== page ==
More than 500 new energy drinks launched worldwide this year. Nowadays they attract fan mail on their own MySpace pages. They spawn urban legends. They get reviewed by bloggers.
They make up a $3.4 billion-a-year industry that grew by 80 percent last year.
Nutritionists warn that the drinks are laden with caffeine and sugar (an average of 7 teaspoons per can). Some have B vitamins, which when taken in megadoses can cause rapid heartbeat, and numbness and tingling in the hands and feet.
But the biggest worry is how some teens use the drinks. Some report downing several cans in a row to get a buzz, and a new study found a surprising number of poison-center calls from young people getting sick from too much caffeine. Danger only adds to the appeal, said Bryan Greenberg, a marketing consultant and an assistant professor of marketing at Elizabethtown College. 'Young people need to break away from the bonds of adults and what society thinks is right,' he said.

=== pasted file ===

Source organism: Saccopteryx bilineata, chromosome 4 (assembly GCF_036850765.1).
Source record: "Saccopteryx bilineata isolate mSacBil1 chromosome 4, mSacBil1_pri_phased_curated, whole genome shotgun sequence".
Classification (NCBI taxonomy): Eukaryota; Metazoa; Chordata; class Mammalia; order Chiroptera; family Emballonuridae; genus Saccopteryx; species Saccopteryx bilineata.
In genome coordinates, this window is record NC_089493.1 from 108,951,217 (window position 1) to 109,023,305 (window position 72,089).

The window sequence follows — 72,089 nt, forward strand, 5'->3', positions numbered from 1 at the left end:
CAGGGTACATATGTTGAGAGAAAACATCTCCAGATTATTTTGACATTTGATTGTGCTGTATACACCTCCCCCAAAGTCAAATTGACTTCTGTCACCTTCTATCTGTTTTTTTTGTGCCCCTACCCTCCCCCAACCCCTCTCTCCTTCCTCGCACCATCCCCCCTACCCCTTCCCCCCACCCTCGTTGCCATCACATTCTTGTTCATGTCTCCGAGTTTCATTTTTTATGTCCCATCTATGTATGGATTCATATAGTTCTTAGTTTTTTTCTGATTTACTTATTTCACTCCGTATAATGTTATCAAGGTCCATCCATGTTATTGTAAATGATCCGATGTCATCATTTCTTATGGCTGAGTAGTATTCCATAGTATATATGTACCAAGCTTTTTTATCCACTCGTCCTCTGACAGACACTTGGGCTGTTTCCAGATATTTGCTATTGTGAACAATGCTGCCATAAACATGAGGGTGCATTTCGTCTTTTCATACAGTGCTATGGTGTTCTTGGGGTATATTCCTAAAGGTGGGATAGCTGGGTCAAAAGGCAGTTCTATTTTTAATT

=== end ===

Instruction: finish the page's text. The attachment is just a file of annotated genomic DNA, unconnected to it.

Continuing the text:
Rumors have swirled around Red Bull, the first energy drink ever produced, for years. Contrary to hearsay, the ingredient taurine (an amino acid important in making bile to aid digestion) is not made from bull urine, and Mateschitz did not learn about Red Bull from rickshaw drivers in Thailand.
A Brazilian study found college students didn't feel as drunk as they actually were after drinking vodka and Red Bull. Their perception of their coordination and reaction time didn't match objective tests.
'The truth is, we don't know what kind of effects these ingredients can have,' Braganza said of taurine, glucuronolactone and guarana. 'We have to start doing more studies on this.'
The evidence for increased performance is weak, involving tiny studies. A British study of 42 people found Red Bull had no effect on memory, but did improve attention and verbal reasoning.